Swaddling is the topic of the hour. Some experts say it can be harmful to your baby’s development,and advise against it completely – yet the technique has been used by cultures around the world for thousands of years. The topic has been recently revived in the press with pictures of celebrity children comfortably tucked into stylish blankets at the heart of the contraversy. A photo of Kim Kardashian and Kanye West‘s baby North wrapped in swaddling clothes was posted on Instagram last week. Meanwhile, royal baby George was pictured swaddled in muslin cloth. So the question remains – to swaddle or not to swaddle?
Tightly wrapping the extended legs of a baby and pressing them together is believed to impede the natural development of the hip joints and cause hip dysplasia. There is also a risk of the baby overheating, as well as a raised risk of cot death.
At the moment, it is not straightforward. There is evidence for and against swaddling. One expert suggested that the real issue was not about whether or not to swaddle, but rather when to swaddle. And many agree that HOW you swaddle is even more important.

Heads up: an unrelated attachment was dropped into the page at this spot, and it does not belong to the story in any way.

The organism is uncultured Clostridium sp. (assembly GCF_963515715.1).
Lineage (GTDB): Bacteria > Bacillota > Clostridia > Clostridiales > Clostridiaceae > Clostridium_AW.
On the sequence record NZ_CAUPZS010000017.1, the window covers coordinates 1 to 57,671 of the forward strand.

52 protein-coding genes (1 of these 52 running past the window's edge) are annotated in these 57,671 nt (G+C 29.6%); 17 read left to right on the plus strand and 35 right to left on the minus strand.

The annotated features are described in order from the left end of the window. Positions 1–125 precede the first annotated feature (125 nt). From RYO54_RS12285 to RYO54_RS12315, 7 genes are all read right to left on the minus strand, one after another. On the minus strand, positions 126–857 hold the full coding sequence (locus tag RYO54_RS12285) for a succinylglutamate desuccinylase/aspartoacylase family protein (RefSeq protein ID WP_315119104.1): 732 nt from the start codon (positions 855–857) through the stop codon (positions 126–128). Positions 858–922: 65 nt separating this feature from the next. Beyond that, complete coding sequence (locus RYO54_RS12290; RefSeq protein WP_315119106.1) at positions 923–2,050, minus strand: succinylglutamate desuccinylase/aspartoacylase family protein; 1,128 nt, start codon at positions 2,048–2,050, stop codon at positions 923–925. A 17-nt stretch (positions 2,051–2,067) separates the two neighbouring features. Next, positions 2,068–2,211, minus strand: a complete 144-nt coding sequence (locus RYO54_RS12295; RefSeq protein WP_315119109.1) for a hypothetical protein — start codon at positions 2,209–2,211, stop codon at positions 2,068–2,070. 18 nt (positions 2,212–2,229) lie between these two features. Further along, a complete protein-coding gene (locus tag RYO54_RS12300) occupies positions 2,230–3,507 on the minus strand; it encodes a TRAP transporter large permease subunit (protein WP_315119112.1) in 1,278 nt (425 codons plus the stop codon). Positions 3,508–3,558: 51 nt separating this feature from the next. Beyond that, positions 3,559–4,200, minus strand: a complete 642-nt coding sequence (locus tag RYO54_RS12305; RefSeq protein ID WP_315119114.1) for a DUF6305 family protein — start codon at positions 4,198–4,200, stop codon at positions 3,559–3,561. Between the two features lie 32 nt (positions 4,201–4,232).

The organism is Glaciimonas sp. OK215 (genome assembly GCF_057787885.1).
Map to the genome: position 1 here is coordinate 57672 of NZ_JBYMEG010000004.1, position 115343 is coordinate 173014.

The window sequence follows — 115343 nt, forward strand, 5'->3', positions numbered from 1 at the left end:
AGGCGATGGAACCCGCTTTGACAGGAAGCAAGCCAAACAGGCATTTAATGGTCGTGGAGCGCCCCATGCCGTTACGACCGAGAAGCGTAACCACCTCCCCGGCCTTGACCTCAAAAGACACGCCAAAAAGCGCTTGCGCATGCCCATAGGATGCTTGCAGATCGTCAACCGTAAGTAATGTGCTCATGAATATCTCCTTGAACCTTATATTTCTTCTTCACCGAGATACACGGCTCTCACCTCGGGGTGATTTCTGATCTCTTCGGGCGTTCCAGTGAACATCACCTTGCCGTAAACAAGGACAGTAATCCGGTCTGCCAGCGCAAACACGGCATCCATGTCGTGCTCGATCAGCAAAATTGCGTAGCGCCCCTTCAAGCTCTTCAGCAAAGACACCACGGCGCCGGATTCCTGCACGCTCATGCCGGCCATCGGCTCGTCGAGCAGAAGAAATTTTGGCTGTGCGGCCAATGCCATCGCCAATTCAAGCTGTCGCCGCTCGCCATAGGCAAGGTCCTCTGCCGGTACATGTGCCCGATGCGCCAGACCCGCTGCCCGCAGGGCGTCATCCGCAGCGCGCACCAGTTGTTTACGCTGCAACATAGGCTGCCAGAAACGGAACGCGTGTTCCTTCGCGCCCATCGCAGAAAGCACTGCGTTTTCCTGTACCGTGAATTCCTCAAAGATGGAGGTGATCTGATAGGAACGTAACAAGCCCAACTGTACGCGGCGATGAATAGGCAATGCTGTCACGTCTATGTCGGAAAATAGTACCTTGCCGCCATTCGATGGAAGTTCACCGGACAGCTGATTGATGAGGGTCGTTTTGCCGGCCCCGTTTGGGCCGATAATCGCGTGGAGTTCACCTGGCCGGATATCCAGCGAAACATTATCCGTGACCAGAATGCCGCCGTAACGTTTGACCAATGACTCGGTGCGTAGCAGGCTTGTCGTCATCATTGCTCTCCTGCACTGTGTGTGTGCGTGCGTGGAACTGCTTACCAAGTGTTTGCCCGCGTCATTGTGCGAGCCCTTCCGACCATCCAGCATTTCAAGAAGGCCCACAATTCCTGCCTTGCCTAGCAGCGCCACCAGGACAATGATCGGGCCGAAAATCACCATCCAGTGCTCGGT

Hip Healthy Swaddling
Swaddling mimics the environment in the womb and is often done to calm the baby and to help soothe or prevent crying. According to the National Children’s Trust, if the purpose of swaddling your baby is simply to stop them thrashing around, then it may be best to use a muslin (particularly indoors), as it is important that your baby does not overheat.
A key to hip healthy swaddling is that the baby’s legs should be able to move into a ‘frog position’, rather than being held straight. You should never cover a baby’s head, and only use materials made for swaddling. Infants must also NEVER be placed on their stomach when swaddled.
For further guidelines on safe swaddling and details on how to swaddle your baby in a hip healthy way, click here.
Here is a helpful video guide as well: